By J. Scott Hill
The Neo-Futurarium is one of the protected wild spaces of the arts in Chicago. Within this maze of a theatre, some tremendous performers can be observed in their natural habitat. On Monday nights, when the Neo-Futurists are allowed to roam off the preserve, the space houses a menagerie of monkeys — Barrel of Monkeys. Barrel of Monkeys’s long-running show That’s Weird, Grandma feels at home in the Neo-Futurarium, as it is certainly a related species to the Neos’ long-running show Too Much Light Makes the Baby Go Blind. Both shows feature multiple short plays. In both shows, some new plays are added and some old plays are retired each week. Both shows are high-energy, joyous, and unpredictable. Above all, both shows are rooted in ingenious writing.
The most striking difference between the Neos’ Too Much Light and Barrel of Monkeys’s That’s Weird, Grandma is that That’s Weird, Grandma is written by schoolchildren.
Foremost, Barrel of Monkeys is dedicated to arts education. Specifically, Barrel of Monkeys works with low-income and under-served third-through-fifth graders in Chicago Public Schools and at after-school programs. It is the stories by these children that are adapted into the short plays that comprise That’s Weird, Grandma. Some of these stories are liberally adapted for the stage, some are transformed into songs, and some are performed verbatim, but none lose the spirit or the language of the original story (the audience is even asked to follow along with the original texts, which are included in the program).
For the next couple of months, That’s Weird, Grandma has become Chicago’s Weird, Grandma, in honor of all the other Chicago theatre companies that are providing guest adaptations of some of the stories, in celebration of the show’s tenth anniversary.
The special guests throughout the run of Chicago’s Weird, Grandma are a diverse group of some of the top talent in Chicago theatre, including The Hypocrites, Lookingglass Theatre Company, Noah Ginex Puppet Company, and WildClaw Theatre. On opening night, the guest adapters/performers were House Theatre Chicago and Steppenwolf’s mighty Ora Jones.
Chicago’s Weird, Grandma, being fringe theatre by at-risk kids from schools in low-income neighborhoods, may be the most worthwhile arts outreach program in the city of Chicago, so much so that the performance itself might seem incidental — merely the inevitable, inconsequential product of an amazing process. Barrel of Monkeys, however, does not settle for a noble process without an equally noble product. In other words, Chicago’s Weird, Grandma totally kicks butt (I said butt).
Chicago’s Weird, Grandma is directed by Barrel of Monkeys’s Artistic Director, Chicago’s mistress of mayhem, Molly Brennan. Molly Brennan is to Chicago theatre what Bill Irwin was to New York theatre thirty years ago: the driving force behind a renaissance for clowning and variety performance. Brennan’s directorial hand bashes the audience upside the head with a sock full of childlike glee. In-your-face theatre has never been this explicitly happy. Edgy and children’s theatre are terms that do not usually butt up against each other in a review (I said butt again), but Molly Brennan-led Chicago’s Weird, Grandma is edgy children’s theatre that rivals anything done by and for grown-ups that comes out of those larger purveyors of Chicago-style sketch comedy (I’m looking at YOU, Second City).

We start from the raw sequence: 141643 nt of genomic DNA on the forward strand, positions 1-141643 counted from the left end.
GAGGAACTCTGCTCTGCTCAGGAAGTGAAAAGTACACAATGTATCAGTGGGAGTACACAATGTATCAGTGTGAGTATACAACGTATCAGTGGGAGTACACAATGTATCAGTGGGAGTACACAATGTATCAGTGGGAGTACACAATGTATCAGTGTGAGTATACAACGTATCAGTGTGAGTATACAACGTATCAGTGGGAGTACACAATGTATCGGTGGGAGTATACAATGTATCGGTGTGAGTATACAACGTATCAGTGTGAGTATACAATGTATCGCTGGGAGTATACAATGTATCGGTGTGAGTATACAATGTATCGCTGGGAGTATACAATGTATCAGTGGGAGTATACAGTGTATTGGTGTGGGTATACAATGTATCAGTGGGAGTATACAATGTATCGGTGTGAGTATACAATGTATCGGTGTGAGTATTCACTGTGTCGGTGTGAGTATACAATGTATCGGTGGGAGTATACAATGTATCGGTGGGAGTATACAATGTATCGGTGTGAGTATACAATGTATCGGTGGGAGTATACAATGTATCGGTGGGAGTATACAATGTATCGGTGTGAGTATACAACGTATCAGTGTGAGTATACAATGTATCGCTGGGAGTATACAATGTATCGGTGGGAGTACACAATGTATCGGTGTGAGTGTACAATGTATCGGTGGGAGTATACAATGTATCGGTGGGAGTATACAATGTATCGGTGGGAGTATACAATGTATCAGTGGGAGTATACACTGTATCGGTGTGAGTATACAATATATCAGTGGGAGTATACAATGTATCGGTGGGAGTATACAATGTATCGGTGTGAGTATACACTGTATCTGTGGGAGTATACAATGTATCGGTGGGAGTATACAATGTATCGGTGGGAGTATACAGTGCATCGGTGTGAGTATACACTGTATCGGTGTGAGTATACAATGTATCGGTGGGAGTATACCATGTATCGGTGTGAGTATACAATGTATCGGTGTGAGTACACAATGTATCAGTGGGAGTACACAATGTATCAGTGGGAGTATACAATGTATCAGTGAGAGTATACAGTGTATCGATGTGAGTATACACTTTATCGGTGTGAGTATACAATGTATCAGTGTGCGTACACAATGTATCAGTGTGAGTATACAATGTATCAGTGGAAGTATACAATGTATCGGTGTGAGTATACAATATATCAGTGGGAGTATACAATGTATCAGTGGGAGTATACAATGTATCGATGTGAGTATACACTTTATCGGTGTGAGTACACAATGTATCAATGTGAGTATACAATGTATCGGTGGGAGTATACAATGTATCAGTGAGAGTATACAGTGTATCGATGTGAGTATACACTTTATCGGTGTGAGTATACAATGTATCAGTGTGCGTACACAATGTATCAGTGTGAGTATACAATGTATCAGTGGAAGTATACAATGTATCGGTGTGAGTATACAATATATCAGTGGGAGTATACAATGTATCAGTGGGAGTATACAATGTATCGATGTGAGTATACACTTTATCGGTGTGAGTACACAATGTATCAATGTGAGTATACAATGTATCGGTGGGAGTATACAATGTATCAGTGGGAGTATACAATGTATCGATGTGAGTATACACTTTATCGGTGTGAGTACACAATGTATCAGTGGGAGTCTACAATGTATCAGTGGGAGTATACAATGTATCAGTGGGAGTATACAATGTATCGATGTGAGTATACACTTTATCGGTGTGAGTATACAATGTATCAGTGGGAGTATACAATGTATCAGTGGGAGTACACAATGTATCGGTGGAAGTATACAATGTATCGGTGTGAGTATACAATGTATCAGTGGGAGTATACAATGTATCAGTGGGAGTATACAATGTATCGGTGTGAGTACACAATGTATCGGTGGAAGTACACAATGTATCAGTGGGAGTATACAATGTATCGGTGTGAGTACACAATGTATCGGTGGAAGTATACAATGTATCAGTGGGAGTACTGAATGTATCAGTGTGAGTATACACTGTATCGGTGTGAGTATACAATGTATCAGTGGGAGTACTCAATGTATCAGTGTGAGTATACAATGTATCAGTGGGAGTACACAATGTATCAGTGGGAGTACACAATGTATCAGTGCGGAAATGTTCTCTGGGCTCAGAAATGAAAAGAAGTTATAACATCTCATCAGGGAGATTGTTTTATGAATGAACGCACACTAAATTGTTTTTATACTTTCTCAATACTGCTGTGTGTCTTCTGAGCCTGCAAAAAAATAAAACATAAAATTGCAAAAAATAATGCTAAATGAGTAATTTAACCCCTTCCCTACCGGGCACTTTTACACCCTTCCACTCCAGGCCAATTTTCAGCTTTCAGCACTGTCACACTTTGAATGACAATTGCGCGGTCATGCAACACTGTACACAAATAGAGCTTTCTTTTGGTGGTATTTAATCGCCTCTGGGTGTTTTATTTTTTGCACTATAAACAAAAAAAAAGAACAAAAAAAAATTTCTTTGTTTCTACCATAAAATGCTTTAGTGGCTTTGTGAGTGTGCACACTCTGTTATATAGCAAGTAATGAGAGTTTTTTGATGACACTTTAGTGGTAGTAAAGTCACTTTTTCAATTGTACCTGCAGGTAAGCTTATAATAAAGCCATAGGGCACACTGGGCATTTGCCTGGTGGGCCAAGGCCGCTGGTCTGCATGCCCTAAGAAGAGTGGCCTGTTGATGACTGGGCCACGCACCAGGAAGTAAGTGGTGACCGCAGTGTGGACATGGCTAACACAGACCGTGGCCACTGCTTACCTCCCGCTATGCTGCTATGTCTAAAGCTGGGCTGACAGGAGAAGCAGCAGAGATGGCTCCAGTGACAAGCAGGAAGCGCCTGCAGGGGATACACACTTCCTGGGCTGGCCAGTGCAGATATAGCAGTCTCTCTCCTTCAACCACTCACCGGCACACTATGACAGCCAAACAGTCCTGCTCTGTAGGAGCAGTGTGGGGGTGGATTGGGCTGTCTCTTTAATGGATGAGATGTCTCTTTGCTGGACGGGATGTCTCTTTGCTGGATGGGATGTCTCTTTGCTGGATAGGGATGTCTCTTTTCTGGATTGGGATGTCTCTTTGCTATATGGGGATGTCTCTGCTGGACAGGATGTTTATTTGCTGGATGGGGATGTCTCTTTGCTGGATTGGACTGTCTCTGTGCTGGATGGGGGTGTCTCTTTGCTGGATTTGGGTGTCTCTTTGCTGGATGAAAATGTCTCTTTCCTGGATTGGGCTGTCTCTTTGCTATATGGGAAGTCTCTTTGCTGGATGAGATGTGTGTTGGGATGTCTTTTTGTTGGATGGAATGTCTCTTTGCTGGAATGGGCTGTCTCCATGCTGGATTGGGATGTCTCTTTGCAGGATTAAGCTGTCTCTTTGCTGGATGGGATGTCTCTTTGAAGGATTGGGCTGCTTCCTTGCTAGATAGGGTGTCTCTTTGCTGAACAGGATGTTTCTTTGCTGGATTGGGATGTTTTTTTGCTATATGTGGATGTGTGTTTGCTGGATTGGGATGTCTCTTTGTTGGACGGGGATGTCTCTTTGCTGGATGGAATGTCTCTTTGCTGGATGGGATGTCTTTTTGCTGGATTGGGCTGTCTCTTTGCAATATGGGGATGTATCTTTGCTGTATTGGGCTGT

The amazing writing in Chicago’s Weird, Grandma includes a story about ugly twin sisters who are both vying for the title of Ugliest Girl in the Universe, written by Alondro P. of Columbia Explorers Academy and performed by the ensemble. There was a triptych of epistolary stories, told from the perspective of one inanimate object to another, written by William K., Nick, and Sydney V. of Pritzker School, and performed by Ora Jones wearing footie pajamas given to her by her sister for Christmas. As a parent of a school-aged kid who has been standardized-tested nigh unto insanity, I found that the story “The ISAT Werewolf Day,” by Javohn B. of Dixon Elementary School, struck a feral and hilarious nerve as sharply as a number two pencil (I said number two).
This is as talented and cohesive an ensemble as I have ever seen in sketch comedy, anywhere. By mentioning a few ensemble members who stood out, I would be doing an injustice to the rest. The program lists Michelle Alba, Molly Brennan, Linsey Falls, Maggie Fullilove Nugent, Nick Hart, Diana Lawrence, Dan Rumney, Zoe Schwartz, Jeff Trainor, Dixie Belinda Uffelman, and Rachel Wilson. That adds up to more names than there were Barrel of Monkeys performers onstage opening night, but everyone onstage opening night rocked it hard.
With an ever-changing lineup of stories, and new special guests each week, Chicago’s Weird, Grandma puts a largely new show on display every Monday night. With the incredible writing of some Chicago Public School kids, and ensemble members talented enough to handle the genius stories written for them to perform, Barrel of Monkeys has had success with That’s Weird, Grandma that every outreach program and every sketch comedy troupe in Chicago would do well to ape. Chicago’s Weird, Grandma, a sub-species of That’s Weird Grandma, comes with all of the usual attributes, but also allows a few of Chicago’s theatre elite to attempt, for one evening, the brilliance that Barrel of Monkeys stampedes through the hearts of its audience Monday night after Monday night.
(“Chicago’s Weird, Grandma,” presented by Barrel of Monkeys runs Mondays at 8:00 p.m. at The Neo-Futurarium, 5153 N. Ashland, Chicago.)
For tickets, reservations or information call 312-409-1954 or visit
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